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Curr Opin Obstet Gynecol. 2002 Apr;14(2):161-8.

Developments in laboratory techniques for prenatal diagnosis.

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  • 1Division of Medical Genetics, University Children's Hospital, Basel, Switzerland.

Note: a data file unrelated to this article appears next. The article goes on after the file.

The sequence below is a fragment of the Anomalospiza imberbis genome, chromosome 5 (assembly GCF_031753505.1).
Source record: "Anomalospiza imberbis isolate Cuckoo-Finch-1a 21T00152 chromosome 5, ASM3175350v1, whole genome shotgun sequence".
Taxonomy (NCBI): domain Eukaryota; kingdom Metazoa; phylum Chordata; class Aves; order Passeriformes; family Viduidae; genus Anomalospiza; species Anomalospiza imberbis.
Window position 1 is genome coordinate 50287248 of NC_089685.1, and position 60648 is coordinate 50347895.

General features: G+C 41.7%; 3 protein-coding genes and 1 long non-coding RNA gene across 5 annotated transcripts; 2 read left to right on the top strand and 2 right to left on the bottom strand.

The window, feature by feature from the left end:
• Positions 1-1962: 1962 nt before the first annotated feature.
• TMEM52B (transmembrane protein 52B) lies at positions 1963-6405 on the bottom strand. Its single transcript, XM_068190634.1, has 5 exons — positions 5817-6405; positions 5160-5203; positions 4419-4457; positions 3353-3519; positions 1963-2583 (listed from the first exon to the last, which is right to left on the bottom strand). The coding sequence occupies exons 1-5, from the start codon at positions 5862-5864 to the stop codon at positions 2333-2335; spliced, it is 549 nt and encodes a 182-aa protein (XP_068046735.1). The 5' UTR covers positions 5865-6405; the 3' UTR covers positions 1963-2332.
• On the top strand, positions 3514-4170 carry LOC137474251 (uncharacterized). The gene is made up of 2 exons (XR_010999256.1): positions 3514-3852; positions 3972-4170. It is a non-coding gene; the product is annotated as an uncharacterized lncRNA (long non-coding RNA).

Ongoing trends in prenatal diagnosis aim at early, rapid, and ideally noninvasive diagnosis as well as at the improvement of risk-screening for aneuploidy. Interphase-fluorescence in situ hybridization and quantitative fluorescence polymerase chain reaction are efficient tools for the rapid exclusion of selected aneuploidies in addition to the established direct preparation of chromosomes from chorionic villi. Interphase fluorescence in situ hybridization has also made possible the diagnosis of selected chromosome abnormalities in single cells (e.g. in preimplantation genetic diagnosis) or noninvasive diagnosis. More complex multicolor fluorescence in situ hybridization approaches are currently being evaluated. Single cell polymerase chain reaction is the key technique for the molecular diagnosis of a growing number of monogenic conditions before implantation or, still more experimental, in fetal cells retrieved from the maternal circulation. New sources for noninvasive diagnosis came into play such as fetal DNA or cell nuclei in maternal plasma. The combination of biochemical parameters in the maternal serum, namely free beta-human chorionic gonadotropin with pregnancy associated plasma protein A and sonographic markers, has already dramatically increased the sensitivity of risk screening in the first trimester of pregnancy.

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